The French carmaker said the assembly plant would start operations in mid-2018 and produce about 1,200 vehicles a year for the Tunisian market. PSA generates annual sales in excess of €250m ($266m) in the country.
Jean-Christophe Quémard (pictured, right), PSA’s vice-president for the Middle East and Africa region, said: “As a long-standing partner in the growth of the Tunisian automotive sector through its three brands, Peugeot, Citroën and DS, with this project, the PSA Group shows its intent to lead.”
The letter of intent between the two parties was signed at the Tunisia 2020 international conference on investment held this week in the capital, Tunis.
This week’s news follows June’s announcement that PSA plans to build a €557m ($645m) production plant in Morocco. From 2019, that plant will produce B and C segment engines and vehicles to meet the needs of the region and of Moroccan customers. Starting with initial production capacity of 90,000 engines and vehicles, the Moroccan plant will raise its output to 200,000 units in line with future demand.
PSA also announced a deal in October with long-term partner Saipa in Iran to form a new joint venture to build and sell Citroën vehicles there.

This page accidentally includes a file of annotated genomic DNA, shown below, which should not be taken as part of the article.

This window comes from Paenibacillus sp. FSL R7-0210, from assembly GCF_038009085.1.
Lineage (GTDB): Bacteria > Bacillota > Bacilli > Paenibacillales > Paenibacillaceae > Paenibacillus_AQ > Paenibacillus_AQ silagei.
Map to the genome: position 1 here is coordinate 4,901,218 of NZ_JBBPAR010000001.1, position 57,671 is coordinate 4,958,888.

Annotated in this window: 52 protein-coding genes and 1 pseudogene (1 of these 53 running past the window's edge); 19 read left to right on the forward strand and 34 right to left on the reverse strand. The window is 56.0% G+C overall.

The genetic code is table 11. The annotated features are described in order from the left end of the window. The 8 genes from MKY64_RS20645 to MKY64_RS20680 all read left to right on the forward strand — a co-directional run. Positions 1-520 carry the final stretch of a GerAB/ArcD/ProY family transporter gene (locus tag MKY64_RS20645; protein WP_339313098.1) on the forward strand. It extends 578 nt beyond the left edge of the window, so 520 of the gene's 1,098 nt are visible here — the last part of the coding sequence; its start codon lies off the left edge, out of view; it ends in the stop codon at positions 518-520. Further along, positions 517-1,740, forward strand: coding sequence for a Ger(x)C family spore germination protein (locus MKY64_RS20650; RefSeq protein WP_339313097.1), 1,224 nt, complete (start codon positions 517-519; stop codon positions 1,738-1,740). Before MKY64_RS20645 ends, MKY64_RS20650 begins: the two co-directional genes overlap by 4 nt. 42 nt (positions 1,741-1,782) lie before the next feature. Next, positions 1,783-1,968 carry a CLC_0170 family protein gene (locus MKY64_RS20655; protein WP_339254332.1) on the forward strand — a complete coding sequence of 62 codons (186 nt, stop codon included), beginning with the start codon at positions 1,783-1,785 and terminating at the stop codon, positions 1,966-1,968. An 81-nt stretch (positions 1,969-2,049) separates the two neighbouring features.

Speaking recently at the first Automotive Logistics UK summit, Philippe Funda of PWC Autofacts said the Middle East and Africa region would become one of increasing importance to the automotive industry. “They are tiny volumes, and it’s not all full assembly of course, but these markets are speeding up,” he noted.
Expectations are for annual production capacity in the region, including South Africa, to grow from 3.7m units in 2015 to 4.4m vehicles by 2022. While small in numbers, the growth rate of 19% compares favourably with other regions across the same timeframe, including South America, which he forecast would grow by 10%, and Asia Pacific (13%). EU production capacity, meanwhile, was forecast to grow by 5.8% in the same period.
Recent additions to the forecast include plans for a Volkswagen plant in Kenya and Chinese production out of Ethiopia. China’s BAIC has also recently announced plans for an $800m plant in South Africa.
Last week VW announced another African deal, this time setting up a joint venture with its local partner in Algeria for the assembly of VW, Seat and Skoda brands, including commercial vehicles.